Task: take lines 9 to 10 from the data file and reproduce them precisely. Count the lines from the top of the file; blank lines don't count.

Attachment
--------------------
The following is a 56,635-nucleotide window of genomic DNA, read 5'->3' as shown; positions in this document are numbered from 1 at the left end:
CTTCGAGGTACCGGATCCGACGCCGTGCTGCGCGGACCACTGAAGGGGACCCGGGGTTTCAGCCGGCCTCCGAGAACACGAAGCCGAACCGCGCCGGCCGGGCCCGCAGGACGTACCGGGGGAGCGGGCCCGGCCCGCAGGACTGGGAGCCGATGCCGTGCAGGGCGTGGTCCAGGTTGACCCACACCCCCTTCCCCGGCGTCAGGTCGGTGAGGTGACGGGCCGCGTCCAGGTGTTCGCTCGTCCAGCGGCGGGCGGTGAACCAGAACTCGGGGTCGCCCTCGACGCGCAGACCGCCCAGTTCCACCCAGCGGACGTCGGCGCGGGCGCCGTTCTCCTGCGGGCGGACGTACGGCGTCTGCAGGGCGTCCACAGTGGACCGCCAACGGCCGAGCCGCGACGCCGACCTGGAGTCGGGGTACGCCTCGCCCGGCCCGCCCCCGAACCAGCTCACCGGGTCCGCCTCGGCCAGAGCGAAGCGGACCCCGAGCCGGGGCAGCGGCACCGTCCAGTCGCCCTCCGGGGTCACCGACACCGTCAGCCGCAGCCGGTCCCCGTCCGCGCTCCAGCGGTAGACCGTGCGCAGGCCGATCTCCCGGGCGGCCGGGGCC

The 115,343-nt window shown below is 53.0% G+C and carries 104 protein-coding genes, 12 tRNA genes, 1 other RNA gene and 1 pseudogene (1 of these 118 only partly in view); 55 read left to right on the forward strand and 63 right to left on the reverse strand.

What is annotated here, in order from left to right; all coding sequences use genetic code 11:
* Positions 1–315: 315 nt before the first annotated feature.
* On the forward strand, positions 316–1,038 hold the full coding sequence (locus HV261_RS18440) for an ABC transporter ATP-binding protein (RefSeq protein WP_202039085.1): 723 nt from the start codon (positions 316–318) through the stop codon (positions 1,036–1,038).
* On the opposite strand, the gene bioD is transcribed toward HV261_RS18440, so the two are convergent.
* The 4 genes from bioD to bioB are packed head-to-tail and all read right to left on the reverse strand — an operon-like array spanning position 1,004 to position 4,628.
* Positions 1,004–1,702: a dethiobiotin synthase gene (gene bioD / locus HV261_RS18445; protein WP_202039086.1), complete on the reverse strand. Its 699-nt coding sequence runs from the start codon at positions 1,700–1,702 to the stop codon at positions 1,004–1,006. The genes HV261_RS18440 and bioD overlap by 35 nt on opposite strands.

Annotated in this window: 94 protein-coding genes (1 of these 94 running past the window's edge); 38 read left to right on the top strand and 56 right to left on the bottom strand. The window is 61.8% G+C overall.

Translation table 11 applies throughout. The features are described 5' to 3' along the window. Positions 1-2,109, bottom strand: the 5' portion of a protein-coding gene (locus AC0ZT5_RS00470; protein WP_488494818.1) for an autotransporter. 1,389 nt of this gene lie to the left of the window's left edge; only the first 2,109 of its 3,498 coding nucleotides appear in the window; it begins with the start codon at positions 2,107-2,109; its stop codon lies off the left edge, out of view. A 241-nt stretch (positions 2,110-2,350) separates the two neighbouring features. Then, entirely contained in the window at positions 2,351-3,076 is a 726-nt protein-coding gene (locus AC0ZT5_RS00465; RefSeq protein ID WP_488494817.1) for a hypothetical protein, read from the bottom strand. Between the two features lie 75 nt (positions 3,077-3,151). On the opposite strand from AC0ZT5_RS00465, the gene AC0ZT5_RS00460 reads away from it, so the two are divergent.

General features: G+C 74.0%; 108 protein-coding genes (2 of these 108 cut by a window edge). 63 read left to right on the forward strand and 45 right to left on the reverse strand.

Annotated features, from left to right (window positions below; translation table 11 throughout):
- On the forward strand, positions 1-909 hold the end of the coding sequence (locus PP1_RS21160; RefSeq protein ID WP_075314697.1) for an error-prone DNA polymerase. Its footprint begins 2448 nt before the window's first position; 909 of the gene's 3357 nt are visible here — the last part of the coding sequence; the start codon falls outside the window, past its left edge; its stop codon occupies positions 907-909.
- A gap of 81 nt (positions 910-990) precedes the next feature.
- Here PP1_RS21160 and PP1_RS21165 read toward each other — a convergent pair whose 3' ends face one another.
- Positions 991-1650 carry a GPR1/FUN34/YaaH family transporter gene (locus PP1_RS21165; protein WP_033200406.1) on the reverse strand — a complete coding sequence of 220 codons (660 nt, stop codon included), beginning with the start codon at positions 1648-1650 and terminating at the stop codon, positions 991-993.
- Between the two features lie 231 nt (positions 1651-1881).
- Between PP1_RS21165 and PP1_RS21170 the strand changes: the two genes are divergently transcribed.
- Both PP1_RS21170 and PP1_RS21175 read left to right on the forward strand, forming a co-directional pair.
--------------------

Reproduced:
* Positions 1,004–1,702: a dethiobiotin synthase gene (gene bioD / locus HV261_RS18445; protein WP_202039086.1), complete on the reverse strand. Its 699-nt coding sequence runs from the start codon at positions 1,700–1,702 to the stop codon at positions 1,004–1,006. The genes HV261_RS18440 and bioD overlap by 35 nt on opposite strands.

Annotated in this window: 94 protein-coding genes (1 of these 94 running past the window's edge); 38 read left to right on the top strand and 56 right to left on the bottom strand. The window is 61.8% G+C overall.